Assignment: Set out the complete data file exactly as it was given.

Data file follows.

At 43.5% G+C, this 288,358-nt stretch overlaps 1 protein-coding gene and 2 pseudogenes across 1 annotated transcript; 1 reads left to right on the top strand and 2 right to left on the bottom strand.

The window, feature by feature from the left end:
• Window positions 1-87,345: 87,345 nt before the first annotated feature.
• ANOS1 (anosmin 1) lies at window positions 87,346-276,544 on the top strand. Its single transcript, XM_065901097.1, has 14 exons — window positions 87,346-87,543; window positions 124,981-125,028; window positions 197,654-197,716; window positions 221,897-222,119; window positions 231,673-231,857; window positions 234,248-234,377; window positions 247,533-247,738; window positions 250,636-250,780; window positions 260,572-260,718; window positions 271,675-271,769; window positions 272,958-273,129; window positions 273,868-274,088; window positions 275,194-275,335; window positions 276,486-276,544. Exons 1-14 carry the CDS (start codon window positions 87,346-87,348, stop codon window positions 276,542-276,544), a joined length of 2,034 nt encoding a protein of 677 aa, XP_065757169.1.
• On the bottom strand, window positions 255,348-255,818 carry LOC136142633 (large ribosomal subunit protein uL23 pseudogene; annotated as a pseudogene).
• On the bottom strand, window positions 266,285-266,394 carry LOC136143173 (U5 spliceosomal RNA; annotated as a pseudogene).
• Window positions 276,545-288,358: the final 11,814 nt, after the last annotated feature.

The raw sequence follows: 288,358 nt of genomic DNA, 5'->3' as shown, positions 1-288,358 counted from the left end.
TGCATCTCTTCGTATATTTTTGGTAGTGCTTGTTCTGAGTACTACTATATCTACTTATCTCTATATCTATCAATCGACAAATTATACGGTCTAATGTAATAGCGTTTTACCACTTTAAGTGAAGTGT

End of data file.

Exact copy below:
At 43.5% G+C, this 288,358-nt stretch overlaps 1 protein-coding gene and 2 pseudogenes across 1 annotated transcript; 1 reads left to right on the top strand and 2 right to left on the bottom strand.

The window, feature by feature from the left end:
• Window positions 1-87,345: 87,345 nt before the first annotated feature.
• ANOS1 (anosmin 1) lies at window positions 87,346-276,544 on the top strand. Its single transcript, XM_065901097.1, has 14 exons — window positions 87,346-87,543; window positions 124,981-125,028; window positions 197,654-197,716; window positions 221,897-222,119; window positions 231,673-231,857; window positions 234,248-234,377; window positions 247,533-247,738; window positions 250,636-250,780; window positions 260,572-260,718; window positions 271,675-271,769; window positions 272,958-273,129; window positions 273,868-274,088; window positions 275,194-275,335; window positions 276,486-276,544. Exons 1-14 carry the CDS (start codon window positions 87,346-87,348, stop codon window positions 276,542-276,544), a joined length of 2,034 nt encoding a protein of 677 aa, XP_065757169.1.
• On the bottom strand, window positions 255,348-255,818 carry LOC136142633 (large ribosomal subunit protein uL23 pseudogene; annotated as a pseudogene).
• On the bottom strand, window positions 266,285-266,394 carry LOC136143173 (U5 spliceosomal RNA; annotated as a pseudogene).
• Window positions 276,545-288,358: the final 11,814 nt, after the last annotated feature.

The raw sequence follows: 288,358 nt of genomic DNA, 5'->3' as shown, positions 1-288,358 counted from the left end.
TGCATCTCTTCGTATATTTTTGGTAGTGCTTGTTCTGAGTACTACTATATCTACTTATCTCTATATCTATCAATCGACAAATTATACGGTCTAATGTAATAGCGTTTTACCACTTTAAGTGAAGTGT